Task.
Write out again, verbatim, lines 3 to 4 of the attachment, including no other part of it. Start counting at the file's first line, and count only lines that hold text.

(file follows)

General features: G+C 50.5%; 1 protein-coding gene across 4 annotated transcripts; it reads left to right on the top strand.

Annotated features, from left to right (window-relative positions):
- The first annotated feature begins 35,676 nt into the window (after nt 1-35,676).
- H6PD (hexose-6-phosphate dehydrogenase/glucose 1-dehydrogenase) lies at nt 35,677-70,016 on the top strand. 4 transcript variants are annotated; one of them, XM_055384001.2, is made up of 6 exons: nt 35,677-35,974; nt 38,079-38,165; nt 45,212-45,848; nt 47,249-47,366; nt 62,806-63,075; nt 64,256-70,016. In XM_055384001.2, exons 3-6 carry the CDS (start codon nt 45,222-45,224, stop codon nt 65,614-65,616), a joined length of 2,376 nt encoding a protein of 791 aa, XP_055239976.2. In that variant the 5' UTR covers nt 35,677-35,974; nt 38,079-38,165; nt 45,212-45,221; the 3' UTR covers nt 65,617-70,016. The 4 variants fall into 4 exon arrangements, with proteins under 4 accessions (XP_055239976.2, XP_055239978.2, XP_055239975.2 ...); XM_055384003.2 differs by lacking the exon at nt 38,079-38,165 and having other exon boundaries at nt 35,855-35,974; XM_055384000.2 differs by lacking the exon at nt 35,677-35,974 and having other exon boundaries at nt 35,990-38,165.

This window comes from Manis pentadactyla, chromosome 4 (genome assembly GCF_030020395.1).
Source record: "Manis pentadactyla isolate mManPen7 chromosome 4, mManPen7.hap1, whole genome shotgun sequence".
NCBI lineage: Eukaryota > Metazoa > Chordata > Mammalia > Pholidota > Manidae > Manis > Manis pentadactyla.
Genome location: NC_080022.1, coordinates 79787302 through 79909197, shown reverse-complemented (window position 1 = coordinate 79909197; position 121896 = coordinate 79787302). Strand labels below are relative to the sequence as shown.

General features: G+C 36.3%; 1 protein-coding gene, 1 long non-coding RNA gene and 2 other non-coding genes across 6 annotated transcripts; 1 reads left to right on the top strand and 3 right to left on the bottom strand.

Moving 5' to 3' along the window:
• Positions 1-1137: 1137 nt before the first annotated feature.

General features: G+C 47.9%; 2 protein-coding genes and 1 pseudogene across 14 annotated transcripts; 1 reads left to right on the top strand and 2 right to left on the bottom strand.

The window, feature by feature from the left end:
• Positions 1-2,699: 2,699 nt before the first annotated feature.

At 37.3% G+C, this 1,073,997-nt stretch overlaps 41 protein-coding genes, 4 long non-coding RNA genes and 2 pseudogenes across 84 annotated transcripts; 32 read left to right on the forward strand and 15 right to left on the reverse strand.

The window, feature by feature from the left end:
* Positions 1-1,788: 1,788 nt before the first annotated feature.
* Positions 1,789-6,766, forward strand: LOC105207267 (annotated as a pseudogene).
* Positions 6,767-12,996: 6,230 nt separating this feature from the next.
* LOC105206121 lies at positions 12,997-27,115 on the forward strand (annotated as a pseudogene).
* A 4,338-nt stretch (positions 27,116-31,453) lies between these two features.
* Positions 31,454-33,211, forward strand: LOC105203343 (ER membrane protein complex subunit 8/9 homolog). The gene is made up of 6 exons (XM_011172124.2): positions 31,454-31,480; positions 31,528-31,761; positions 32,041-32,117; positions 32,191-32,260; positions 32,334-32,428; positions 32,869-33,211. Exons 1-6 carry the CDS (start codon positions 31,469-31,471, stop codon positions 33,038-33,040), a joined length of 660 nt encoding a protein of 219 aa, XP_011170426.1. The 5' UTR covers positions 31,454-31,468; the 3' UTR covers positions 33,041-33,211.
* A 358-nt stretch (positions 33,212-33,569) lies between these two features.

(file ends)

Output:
- The first annotated feature begins 35,676 nt into the window (after nt 1-35,676).
- H6PD (hexose-6-phosphate dehydrogenase/glucose 1-dehydrogenase) lies at nt 35,677-70,016 on the top strand. 4 transcript variants are annotated; one of them, XM_055384001.2, is made up of 6 exons: nt 35,677-35,974; nt 38,079-38,165; nt 45,212-45,848; nt 47,249-47,366; nt 62,806-63,075; nt 64,256-70,016. In XM_055384001.2, exons 3-6 carry the CDS (start codon nt 45,222-45,224, stop codon nt 65,614-65,616), a joined length of 2,376 nt encoding a protein of 791 aa, XP_055239976.2. In that variant the 5' UTR covers nt 35,677-35,974; nt 38,079-38,165; nt 45,212-45,221; the 3' UTR covers nt 65,617-70,016. The 4 variants fall into 4 exon arrangements, with proteins under 4 accessions (XP_055239976.2, XP_055239978.2, XP_055239975.2 ...); XM_055384003.2 differs by lacking the exon at nt 38,079-38,165 and having other exon boundaries at nt 35,855-35,974; XM_055384000.2 differs by lacking the exon at nt 35,677-35,974 and having other exon boundaries at nt 35,990-38,165.